“Sometimes you need to scorch everything to the ground and start over. After the burning, the soil is richer, and new things can grow. People are like that, too. They start over. They find a way.”
As much as I want to like this kind of slow-moving, character-driven literary fiction, I often don’t. In general, I tend to feel like I’m missing something when I read literary fiction. Like there’s some integral part of it that I just didn’t grasp. With Little Fires Everywhere, I never got that feeling. With Little Fires Everywhere, aside from a bit of a slow start, I was hooked.
I think this is probably going to be the most hyped book that I read in 2018 (we’ll see) — but the hype is totally worth it. At the time of writing this review, there were 198 (electronic) holds on this book at my library! Luckily they have 34 electronic copies. Surprisingly, I only had to wait about a month for my copy.
A confession: I didn’t read the blurb. I just knew that everybody loves this book and I jumped in blind. Because of that, the book went in some directions I really didn’t expect! (Although even if I’d actually read the blurb, I think there were still some twists I wouldn’t have seen coming.)
At first glance, the book seems to be about the teenagers. And, truly, all of the teenagers were wonderful in their own ways. (Even Moody, as he was saying unforgivable things at the end, was at least acting realistically.) I loved the strong friendship that developed between the teenagers throughout the book, but this isn’t a book about them. Not really, at least.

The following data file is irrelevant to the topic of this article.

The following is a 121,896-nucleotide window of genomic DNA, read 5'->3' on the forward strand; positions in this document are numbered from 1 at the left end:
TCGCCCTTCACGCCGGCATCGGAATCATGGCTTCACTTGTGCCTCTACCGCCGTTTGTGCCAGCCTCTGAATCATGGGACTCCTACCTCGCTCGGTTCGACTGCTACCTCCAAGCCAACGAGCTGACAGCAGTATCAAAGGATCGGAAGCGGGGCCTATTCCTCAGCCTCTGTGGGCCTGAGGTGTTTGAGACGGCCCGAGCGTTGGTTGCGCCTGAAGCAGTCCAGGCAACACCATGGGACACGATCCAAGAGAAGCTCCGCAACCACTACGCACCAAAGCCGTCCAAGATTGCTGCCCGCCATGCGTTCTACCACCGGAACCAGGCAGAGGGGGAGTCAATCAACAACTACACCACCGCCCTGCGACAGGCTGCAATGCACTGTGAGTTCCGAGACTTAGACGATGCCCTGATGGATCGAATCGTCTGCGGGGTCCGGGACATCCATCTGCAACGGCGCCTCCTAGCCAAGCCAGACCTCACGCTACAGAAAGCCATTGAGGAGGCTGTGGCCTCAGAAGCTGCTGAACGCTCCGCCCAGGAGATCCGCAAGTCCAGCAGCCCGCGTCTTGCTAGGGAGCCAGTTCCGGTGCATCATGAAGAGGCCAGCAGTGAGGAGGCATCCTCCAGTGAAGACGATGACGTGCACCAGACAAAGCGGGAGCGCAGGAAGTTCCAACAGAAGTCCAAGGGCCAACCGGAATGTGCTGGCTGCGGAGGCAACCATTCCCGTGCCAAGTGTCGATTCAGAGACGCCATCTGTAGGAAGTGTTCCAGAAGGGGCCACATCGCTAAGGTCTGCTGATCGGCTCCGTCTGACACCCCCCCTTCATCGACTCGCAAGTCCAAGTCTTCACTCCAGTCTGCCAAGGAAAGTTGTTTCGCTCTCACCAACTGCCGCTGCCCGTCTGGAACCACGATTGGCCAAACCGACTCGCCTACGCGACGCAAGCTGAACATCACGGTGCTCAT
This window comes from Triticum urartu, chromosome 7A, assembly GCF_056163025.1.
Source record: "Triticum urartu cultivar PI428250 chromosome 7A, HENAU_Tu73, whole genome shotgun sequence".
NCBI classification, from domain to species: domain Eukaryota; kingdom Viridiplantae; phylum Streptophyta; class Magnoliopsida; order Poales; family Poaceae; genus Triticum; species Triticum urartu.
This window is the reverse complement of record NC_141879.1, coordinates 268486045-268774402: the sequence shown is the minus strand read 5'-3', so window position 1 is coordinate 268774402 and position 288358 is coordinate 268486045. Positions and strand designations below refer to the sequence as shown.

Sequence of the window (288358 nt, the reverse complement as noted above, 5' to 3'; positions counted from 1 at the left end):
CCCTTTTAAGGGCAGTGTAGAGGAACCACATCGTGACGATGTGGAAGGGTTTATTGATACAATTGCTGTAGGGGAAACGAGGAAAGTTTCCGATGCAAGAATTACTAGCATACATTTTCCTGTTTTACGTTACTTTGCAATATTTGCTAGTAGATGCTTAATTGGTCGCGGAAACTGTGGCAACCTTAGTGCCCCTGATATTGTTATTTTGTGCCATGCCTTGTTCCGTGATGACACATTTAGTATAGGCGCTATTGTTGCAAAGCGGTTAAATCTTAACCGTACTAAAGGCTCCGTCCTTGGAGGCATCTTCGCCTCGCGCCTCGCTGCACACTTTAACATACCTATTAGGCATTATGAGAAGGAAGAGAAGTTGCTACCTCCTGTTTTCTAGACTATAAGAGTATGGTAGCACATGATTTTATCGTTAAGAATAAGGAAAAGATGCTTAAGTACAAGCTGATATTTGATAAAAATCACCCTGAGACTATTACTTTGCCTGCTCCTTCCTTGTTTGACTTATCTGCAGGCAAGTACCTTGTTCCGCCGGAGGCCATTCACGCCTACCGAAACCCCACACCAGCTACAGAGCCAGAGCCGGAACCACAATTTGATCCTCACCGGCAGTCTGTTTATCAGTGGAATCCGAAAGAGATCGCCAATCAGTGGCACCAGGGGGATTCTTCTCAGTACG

More than anything, I think, this is a book about the parents. Their decisions. Their actions and the reactions they caused. Mrs. Richardson thinks she’s doing the best thing for her four children, but she’s so blind to her mistakes and the pain that they cause. Mia is a great mother, but moving Pearl all over the country has surely shaped her personality. Then we have Mrs. McCullough, a white woman who adopts a Chinese-American baby under controversial circumstances and has no idea why people are asking her if she knows a single thing about Chinese culture.
The book ends in a way that’s somehow, at the same time, shocking and completely expected. I was so pleasantly surprised by how much I enjoyed it. Highly recommended if you’re in the mood for a character-driven novel.
Have you read Little Fires Everywhere? Are you planning to?
Let’s talk in the comments!